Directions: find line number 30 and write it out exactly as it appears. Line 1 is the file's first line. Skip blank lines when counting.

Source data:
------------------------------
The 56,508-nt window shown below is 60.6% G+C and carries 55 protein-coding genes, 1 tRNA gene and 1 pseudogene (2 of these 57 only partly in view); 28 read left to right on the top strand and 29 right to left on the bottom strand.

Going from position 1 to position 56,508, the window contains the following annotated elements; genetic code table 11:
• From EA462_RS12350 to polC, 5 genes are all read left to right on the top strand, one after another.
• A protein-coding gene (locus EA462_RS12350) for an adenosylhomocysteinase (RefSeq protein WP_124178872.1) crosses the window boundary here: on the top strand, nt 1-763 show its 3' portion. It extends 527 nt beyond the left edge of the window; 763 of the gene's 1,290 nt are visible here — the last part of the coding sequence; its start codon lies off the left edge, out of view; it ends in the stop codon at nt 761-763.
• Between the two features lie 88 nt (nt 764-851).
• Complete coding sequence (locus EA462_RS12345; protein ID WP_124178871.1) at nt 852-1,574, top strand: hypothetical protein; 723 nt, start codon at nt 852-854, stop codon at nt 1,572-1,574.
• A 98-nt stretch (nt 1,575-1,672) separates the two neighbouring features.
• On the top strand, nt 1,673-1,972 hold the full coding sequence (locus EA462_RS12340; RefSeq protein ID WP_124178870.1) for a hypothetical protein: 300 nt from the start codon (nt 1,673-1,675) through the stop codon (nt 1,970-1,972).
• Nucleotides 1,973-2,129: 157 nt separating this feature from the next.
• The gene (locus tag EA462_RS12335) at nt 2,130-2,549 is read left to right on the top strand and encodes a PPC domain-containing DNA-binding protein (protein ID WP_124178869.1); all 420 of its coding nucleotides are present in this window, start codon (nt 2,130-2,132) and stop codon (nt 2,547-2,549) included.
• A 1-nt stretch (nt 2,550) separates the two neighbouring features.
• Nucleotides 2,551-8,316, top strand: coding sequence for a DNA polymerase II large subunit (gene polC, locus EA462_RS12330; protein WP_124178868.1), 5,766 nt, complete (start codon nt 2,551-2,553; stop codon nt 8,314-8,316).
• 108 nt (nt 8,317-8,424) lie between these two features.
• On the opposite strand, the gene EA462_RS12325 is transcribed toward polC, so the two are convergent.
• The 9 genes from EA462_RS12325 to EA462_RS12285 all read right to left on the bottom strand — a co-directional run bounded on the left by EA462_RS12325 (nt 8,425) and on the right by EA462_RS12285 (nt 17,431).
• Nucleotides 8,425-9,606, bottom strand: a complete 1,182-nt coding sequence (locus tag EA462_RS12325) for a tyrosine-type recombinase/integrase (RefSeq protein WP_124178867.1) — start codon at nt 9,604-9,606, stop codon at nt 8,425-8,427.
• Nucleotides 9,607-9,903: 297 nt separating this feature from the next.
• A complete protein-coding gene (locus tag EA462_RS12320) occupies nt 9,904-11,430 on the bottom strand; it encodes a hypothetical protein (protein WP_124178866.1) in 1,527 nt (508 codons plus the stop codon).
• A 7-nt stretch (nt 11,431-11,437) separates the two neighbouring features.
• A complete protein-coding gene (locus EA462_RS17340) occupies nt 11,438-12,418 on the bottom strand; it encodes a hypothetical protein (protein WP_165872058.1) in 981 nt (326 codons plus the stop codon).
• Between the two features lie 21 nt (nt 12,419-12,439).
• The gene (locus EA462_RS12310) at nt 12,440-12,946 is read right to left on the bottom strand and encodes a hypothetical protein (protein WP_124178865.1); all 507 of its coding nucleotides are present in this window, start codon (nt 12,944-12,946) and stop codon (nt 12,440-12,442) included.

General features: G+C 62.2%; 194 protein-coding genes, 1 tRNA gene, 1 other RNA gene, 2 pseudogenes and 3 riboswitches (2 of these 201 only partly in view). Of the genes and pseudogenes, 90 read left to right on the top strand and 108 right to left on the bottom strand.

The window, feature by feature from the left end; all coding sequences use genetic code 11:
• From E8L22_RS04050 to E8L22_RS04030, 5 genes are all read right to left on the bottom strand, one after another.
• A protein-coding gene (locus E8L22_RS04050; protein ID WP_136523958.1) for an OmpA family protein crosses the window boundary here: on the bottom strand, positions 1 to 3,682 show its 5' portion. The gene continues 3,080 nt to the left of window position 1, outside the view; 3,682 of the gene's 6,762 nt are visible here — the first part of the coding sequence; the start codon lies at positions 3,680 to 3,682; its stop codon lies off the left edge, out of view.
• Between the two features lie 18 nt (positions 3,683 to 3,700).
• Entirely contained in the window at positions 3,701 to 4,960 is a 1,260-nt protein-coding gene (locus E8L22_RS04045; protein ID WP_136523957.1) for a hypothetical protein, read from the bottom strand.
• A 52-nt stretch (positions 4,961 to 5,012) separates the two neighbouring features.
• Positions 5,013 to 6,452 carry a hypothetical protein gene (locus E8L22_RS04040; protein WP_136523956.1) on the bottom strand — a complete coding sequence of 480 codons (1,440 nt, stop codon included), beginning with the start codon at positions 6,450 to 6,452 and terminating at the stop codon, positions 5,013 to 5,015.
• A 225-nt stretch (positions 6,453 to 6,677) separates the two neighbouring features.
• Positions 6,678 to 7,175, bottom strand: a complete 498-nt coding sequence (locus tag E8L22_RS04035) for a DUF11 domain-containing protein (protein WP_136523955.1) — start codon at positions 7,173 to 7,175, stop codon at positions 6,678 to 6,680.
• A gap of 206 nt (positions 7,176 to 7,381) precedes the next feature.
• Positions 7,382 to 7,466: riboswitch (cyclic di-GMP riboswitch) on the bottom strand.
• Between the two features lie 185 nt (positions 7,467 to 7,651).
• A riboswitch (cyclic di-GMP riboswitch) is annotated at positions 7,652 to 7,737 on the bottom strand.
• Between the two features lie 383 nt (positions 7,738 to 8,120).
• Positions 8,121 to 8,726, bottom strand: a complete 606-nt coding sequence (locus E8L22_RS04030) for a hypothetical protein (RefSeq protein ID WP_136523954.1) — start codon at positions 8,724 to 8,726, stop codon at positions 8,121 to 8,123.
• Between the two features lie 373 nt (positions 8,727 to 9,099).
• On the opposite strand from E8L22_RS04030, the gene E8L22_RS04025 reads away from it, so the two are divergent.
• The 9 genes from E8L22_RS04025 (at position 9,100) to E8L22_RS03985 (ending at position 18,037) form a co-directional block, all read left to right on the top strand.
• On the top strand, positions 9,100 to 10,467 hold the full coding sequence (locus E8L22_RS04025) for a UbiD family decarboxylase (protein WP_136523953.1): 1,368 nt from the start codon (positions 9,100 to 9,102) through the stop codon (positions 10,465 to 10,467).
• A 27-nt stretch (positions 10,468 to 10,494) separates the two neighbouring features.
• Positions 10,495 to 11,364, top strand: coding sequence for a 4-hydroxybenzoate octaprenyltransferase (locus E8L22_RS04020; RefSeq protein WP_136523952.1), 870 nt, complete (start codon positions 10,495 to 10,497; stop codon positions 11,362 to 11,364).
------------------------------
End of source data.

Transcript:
• Positions 5,013 to 6,452 carry a hypothetical protein gene (locus E8L22_RS04040; protein WP_136523956.1) on the bottom strand — a complete coding sequence of 480 codons (1,440 nt, stop codon included), beginning with the start codon at positions 6,450 to 6,452 and terminating at the stop codon, positions 5,013 to 5,015.